Faux ceiling beams are decorative, rather than load-bearing, ceiling beams, constructed out of a variety of lightweight materials. They hang from a room’s ceiling rather than supporting it. Available in a variety of different styles and finishes, they can be used to achieve a number of architectural effects at a fairly modest cost. Most often, they are used to replicate the appearance of much older styles of architecture, but they can be used in purely modern applications as well.
A typical faux ceiling beam is a hollow "U" shape that is mounted to a ceiling using small brackets. Other varieties of faux ceiling beam require small wooden mounting boxes to be attached to the wall before the beams themselves are attached. In all cases, these beams are very light, and a typical ceiling can easily support their modest additional weight.
Some of the simplest faux ceiling beams are simply constructed by making three sides of a wooden box out of thin pieces of any type of wood and then adding some bracing to protect against warping or sagging. An advantage to this variety of faux ceiling beam is that it is, in fact, wood, and therefore has a fully natural external appearance and takes paint or finishes in just the way that any other wood would.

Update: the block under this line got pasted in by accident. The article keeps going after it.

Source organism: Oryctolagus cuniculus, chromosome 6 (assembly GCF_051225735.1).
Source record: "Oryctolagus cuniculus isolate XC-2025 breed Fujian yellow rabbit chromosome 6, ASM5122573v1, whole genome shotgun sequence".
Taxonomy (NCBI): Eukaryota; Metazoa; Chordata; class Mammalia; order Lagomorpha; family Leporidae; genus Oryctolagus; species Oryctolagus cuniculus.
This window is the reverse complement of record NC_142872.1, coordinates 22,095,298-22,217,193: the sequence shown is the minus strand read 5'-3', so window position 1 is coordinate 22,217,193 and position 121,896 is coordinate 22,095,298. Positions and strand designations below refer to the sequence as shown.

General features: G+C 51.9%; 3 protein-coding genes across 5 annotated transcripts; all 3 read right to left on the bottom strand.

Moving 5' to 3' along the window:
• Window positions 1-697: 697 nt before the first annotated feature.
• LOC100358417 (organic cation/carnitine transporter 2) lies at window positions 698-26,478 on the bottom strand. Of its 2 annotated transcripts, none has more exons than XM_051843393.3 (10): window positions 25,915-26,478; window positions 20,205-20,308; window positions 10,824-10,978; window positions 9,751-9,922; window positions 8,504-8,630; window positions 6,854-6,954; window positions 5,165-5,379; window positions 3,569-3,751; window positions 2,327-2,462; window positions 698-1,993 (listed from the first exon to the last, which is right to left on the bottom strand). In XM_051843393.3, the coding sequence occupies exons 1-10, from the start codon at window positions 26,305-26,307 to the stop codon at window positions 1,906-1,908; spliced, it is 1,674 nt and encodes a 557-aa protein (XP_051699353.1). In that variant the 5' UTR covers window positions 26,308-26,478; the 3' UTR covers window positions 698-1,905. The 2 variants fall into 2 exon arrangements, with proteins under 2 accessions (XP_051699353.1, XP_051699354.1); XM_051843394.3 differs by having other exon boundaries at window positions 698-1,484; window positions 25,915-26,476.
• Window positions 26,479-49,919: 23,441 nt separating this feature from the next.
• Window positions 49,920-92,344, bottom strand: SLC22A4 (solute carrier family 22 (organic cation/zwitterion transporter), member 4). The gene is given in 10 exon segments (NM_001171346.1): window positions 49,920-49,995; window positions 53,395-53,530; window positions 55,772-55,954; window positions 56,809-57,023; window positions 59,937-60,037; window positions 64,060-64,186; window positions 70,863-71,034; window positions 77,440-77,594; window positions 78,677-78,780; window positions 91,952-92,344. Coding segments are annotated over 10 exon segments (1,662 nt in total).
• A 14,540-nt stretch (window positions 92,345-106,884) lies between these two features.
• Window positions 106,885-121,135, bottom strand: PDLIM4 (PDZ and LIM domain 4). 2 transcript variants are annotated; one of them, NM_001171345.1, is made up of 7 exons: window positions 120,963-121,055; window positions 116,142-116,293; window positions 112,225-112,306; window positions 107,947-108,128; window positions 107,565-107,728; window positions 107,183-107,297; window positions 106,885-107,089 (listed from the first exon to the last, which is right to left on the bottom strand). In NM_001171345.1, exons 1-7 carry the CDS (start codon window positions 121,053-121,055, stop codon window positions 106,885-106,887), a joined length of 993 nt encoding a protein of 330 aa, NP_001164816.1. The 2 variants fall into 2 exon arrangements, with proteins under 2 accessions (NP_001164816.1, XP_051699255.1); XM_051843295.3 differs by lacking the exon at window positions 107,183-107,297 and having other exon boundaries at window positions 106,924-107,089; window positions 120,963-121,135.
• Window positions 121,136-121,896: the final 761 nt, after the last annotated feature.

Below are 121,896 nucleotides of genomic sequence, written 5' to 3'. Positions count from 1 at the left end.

Other varieties of faux ceiling beams are made from plastics of one sort or another. Some are made from a variety of Styrofoam® often used in set construction. This type of beam is generally quite inexpensive but may be more fragile than other varieties and more difficult to finish. Polyurethane beams are common as well. These beams are quite light and durable as well as being easy to cut and finish. The finish on these beams is often hard to distinguish from real wood.
Generally, faux ceiling beams are installed in rooms in order to mimic the appearance of older styles. The addition of a set of such beams can give an ordinary living room the appearance of a European chalet or old Tuscan villa. These beams can also be added to walls or sloped walls to create other rustic wood-framing effects. In a more modern home, faux ceiling beams in simple black or white, rather than a wood finish, can be used to suggest a division of spaces, a particularly useful trick when configuring the large great rooms that are common in many modern homes.